In the press conference following India’s loss to England in the 2nd T20 in Guwahati, Indian stand-in skipper Smriti Mandhana said:
“[A] major difference between other teams and our team is running between the wickets.”
Do the stats bear this out?
Looking at T20 cricket only, we can calculate Boundary and Non-Boundary Strike Rates for the “Big 4” teams over the past two years.
|Team||Runs||Balls||4s||6s||Boundary SR||Non-Boundary SR|
The numbers show that although India’s Non-Boundary Strike Rate is the lowest of the Big 4, at 61 runs per 100 balls, it is only just less than Australia’s at 62, whilst England have the best Non-Boundary Strike Rate at 67.
On the other side of the coin, India’s Boundary Strike Rate is the best of the Big 4 – basically, they hit a lot of 6s, giving them a Boundary Strike Rate of 432, just ahead of New Zealand’s 429. Conversely, England’s Boundary Strike Rate is the lowest of the Big 4, at 419 – they don’t hit so many 6s!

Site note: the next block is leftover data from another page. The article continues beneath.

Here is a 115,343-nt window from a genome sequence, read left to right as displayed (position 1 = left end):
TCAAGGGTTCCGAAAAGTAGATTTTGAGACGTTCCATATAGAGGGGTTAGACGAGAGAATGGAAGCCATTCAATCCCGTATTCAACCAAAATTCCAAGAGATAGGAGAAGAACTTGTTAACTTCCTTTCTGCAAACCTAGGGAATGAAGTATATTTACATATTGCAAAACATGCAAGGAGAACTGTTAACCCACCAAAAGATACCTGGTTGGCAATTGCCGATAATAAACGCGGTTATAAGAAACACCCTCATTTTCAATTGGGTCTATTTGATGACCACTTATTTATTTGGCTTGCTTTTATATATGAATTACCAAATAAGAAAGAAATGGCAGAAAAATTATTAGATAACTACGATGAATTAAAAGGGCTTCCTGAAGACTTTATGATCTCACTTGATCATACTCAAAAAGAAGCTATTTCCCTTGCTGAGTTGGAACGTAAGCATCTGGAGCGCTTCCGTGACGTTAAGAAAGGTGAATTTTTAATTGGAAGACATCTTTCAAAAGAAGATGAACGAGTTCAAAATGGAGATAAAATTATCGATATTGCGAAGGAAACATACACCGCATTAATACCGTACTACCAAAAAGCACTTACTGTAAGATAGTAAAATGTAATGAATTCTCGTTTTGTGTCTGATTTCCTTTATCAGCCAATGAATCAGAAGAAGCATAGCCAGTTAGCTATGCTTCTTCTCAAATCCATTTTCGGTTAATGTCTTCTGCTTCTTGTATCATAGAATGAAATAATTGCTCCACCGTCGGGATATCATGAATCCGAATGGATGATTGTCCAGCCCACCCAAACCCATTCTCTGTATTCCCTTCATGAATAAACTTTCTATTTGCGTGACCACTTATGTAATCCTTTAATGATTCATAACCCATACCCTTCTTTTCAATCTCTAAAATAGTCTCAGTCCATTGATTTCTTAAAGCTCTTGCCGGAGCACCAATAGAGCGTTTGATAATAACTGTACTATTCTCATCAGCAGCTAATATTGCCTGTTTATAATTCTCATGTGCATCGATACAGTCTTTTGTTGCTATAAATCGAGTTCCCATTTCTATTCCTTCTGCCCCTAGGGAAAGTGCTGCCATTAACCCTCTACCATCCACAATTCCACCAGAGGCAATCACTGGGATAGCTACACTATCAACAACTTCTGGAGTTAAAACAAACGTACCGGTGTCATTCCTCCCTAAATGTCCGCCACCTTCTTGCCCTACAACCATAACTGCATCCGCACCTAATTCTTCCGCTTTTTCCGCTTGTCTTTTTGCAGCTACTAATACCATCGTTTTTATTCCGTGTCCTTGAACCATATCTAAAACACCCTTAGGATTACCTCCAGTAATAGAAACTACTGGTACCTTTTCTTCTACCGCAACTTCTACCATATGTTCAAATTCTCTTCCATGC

Overall we can see that whilst these differences aren’t huge, they are at their biggest when you compare India and England. England are seeing the benefits of the back-breaking fitness regime introduced by Mark Robinson 3 years ago, running like badgers between the wickets; whilst India have a more… shall we say… laid back attitude!
(A cynic might note at this point, that England might also be starting to see the drawbacks of their back-breaking fitness regime – it is literally breaking their backs, with no less than 3 players from the contracted squad currently out with stress fractures of the lower back!)
So perhaps what Smriti should have said is:
“[A] major difference between England and our team is running between the wickets.”
But overall though, she is right – this is an area India need to be working on – they’ve already got the hitting – add the running and they could be the world-beaters they long to be.